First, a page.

When buying a new car, your first thoughts are often around three main areas: safety, price, and efficiency. That last one is a somewhat difficult aspect to measure, but one way that this is usually gauged is through engine sizes.

The belief is generally that the smaller the engine size, the more fuel efficient the vehicle is. Unfortunately, the reality is not that simple. To set the record straight on some incorrect beliefs, we’ve taken a deep dive into engine sizes for cars to help you learn a little more about how these fascinating vehicles work.

What does car engine size mean?

Measured in litres and cubic centimetres (cc), engine size refers to the total volume of both fuel and air that can be pushed through a car’s cylinder. Cars with larger engine sizes are generally more powerful than smaller engines, which is why a lot of sports cars are only available on 3.0-litre configurations. With this in mind, you might be asking yourself: what does a 1.4 litre engine mean? Well, by applying what we now know, we can start to work it out.

1.4-litre engines translate to 1390cc, which implies that 1.4-litres of fuel and air can be pushed through the cylinder. The reason we arrive at a measurement of 1.4-litres is because the cc number is simply rounded up.

How do I figure out my engine size?

Usually, your car’s engine size can be found in your V5C logbook. But, you can always type your number plate into the government’s website if you’ve misplaced yours.   

Engine size chart

To make working things out a little easier, here’s a quick chart you can use to figure out a whole range of engine sizes.

1 litre engine cars

Cars with 1-litre engines are typically smaller in size and positioned more as city runners. For this reason, hatchbacks tend to be the most common 1-litre cars on the road.

Just because these cars are small, they are by no means incapable of performance. Very often, manufacturers will include an onboard turbo to help add some horsepower. This is because 1-litre cars aren’t as fast as others on the market, with them usually being sold in three-cylinder configurations.

1.0-2.-0 litre engine cars

Cars with engines measuring between 1 and 2 litres tend to be physically larger. This is because of the additional power and space needed to get things moving. In this category, the horsepower rating will begin to creep up towards the 100+ bracket, and prices start to increase alongside this. Many manufacturers claim similar fuel efficiency to smaller engines, but this is very much hit or miss. 

Many small-mid size SUVs fall into this size bracket, as they are heavily linked with family road trips and additional cargo. As a result, you can expect to see a handful of 1.4 litre engine cars configured as people carriers.

2.0-3.0 litre engine cars

When approaching the 2.0-3.0-litre size bracket, you’ll likely begin to encounter large SUVs, estates, and saloons. Power also starts to increase, pushing firmly into the 200-300 horsepower rating.

Because of this, performance increases a lot, as does fuel consumption. These cars are, however, much better suited to long-distance, high-speed travel. So, if you’re a frequent motorway user, a larger sized engine could be just what you need.

3.0-4.0-litre engine cars

As previously mentioned, cars with engines measuring beyond 3.0-litres are usually reserved for high performance vehicles like sports cars. Although they offer exceptional performance, they are incredibly thirsty for fuel. As a result, these cars are probably not well suited for daily runners.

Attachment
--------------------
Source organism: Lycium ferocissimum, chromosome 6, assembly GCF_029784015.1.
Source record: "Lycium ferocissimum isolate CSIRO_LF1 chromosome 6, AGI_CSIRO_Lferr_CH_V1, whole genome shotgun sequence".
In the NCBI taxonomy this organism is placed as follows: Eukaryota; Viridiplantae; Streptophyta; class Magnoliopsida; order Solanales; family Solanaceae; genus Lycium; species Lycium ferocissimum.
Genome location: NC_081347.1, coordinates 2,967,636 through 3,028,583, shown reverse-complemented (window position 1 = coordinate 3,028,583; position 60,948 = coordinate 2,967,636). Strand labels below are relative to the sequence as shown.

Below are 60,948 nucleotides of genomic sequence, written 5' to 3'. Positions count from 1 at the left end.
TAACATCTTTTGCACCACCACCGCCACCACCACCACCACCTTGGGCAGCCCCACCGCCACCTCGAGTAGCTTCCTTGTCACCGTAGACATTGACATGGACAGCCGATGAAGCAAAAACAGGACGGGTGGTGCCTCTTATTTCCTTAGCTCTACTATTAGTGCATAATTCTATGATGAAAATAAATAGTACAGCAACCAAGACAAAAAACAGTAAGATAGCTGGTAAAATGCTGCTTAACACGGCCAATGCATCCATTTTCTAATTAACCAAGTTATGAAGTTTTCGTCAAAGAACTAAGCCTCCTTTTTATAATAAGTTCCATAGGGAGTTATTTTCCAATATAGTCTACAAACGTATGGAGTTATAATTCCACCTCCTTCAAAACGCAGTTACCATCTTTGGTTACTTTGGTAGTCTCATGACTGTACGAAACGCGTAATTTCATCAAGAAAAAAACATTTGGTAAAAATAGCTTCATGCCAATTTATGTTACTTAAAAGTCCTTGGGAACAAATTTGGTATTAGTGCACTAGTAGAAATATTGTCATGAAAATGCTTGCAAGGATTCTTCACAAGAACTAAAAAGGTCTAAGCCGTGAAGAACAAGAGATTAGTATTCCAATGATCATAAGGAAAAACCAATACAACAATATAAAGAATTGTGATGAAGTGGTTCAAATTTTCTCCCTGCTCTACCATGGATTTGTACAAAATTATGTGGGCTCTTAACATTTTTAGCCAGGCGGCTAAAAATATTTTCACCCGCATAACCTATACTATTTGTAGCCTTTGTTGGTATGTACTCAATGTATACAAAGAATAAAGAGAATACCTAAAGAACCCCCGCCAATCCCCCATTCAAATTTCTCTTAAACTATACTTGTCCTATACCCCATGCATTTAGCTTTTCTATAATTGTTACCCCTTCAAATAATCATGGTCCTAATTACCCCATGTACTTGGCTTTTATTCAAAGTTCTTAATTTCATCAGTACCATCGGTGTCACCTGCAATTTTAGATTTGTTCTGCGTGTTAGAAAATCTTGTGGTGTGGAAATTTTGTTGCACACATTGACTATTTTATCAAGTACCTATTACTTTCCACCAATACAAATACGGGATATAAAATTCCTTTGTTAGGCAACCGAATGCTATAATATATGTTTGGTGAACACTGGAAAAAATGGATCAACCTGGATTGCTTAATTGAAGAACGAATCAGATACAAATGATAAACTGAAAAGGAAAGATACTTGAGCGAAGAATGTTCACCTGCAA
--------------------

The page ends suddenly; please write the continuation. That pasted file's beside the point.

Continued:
Benefits of larger engines

Better for long-distance, high-speed travel

If you frequently travel long distances, it could be worth thinking about investing in a larger engine size. Generally, larger engines tend to be more robust, and better at keeping the revs low at high speed. They do suffer at slower speeds, in which case your efforts might be better focused toward a smaller engine, or even an electric car.

Performance improvements

Due to the additional power provided by more fuel and air within the cylinder, cars with larger engines are much more powerful. This power is manifested in horsepower and torque, which is a major benefit when hauling large payloads or frequent towing.

Faster throttle response

Larger engines, especially naturally aspirated ones, are much quicker to respond when your foot is placed on the throttle. Comparing this to smaller engine cars that might have turbos, these cars suffer from something called ‘turbo lag’. Such a thing happens because turbochargers can take a few seconds to take in enough air that can then be sent back into the engine.

Benefits of smaller engines

Better regular fuel economy

If you make frequent, short journeys, a car with a smaller engine could be just what you need. With the engine being less dependent on fuel, there’s less overall usage. This makes smaller engines great value for city dwellers that rarely venture on the motorway.

Less expensive

Generally, smaller engines tend to be more affordable. This is due to the lack of complexity during the manufacturing process, and the reduced level of performance.

Better resale value

With fuel prices always rising, it seems motorists might wish to invest in more efficient cars as opposed to those focused on performance. As a result, smaller engine cars are in somewhat high demand. This increased demand drives resale value, increasing the likelihood of a profit on the used market.

The latest motoring guidance and tips

Now that you know all there is to know about engine sizes, you’re well prepared to venture out and choose a suitable model.

But remember, engine size isn’t everything. There’s loads of other factors to consider when choosing a car. If you’re not sure where to start, we can help.

You can discover all there is to know about the decisions you need to make before choosing a car thanks to our blog.